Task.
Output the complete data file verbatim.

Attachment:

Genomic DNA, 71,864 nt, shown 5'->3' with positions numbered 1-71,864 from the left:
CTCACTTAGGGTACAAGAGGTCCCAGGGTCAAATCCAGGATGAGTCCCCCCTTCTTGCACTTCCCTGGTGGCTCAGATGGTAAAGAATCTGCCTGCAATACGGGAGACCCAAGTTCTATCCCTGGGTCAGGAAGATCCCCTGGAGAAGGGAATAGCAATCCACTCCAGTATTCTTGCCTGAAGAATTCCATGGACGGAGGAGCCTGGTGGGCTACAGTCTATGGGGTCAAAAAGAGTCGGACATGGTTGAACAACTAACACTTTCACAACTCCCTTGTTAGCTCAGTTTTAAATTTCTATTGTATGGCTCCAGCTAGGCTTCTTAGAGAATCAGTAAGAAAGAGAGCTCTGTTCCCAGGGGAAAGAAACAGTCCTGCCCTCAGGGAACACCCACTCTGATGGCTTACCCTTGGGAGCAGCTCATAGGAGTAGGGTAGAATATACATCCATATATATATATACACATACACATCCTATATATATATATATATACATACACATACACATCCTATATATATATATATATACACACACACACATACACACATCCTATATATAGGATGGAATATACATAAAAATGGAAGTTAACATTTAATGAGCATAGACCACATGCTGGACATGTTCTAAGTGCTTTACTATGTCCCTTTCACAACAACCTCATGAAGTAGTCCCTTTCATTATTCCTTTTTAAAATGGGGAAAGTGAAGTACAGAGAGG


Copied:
Genomic DNA, 71,864 nt, shown 5'->3' with positions numbered 1-71,864 from the left:
CTCACTTAGGGTACAAGAGGTCCCAGGGTCAAATCCAGGATGAGTCCCCCCTTCTTGCACTTCCCTGGTGGCTCAGATGGTAAAGAATCTGCCTGCAATACGGGAGACCCAAGTTCTATCCCTGGGTCAGGAAGATCCCCTGGAGAAGGGAATAGCAATCCACTCCAGTATTCTTGCCTGAAGAATTCCATGGACGGAGGAGCCTGGTGGGCTACAGTCTATGGGGTCAAAAAGAGTCGGACATGGTTGAACAACTAACACTTTCACAACTCCCTTGTTAGCTCAGTTTTAAATTTCTATTGTATGGCTCCAGCTAGGCTTCTTAGAGAATCAGTAAGAAAGAGAGCTCTGTTCCCAGGGGAAAGAAACAGTCCTGCCCTCAGGGAACACCCACTCTGATGGCTTACCCTTGGGAGCAGCTCATAGGAGTAGGGTAGAATATACATCCATATATATATATACACATACACATCCTATATATATATATATATACATACACATACACATCCTATATATATATATATATACACACACACACATACACACATCCTATATATAGGATGGAATATACATAAAAATGGAAGTTAACATTTAATGAGCATAGACCACATGCTGGACATGTTCTAAGTGCTTTACTATGTCCCTTTCACAACAACCTCATGAAGTAGTCCCTTTCATTATTCCTTTTTAAAATGGGGAAAGTGAAGTACAGAGAGG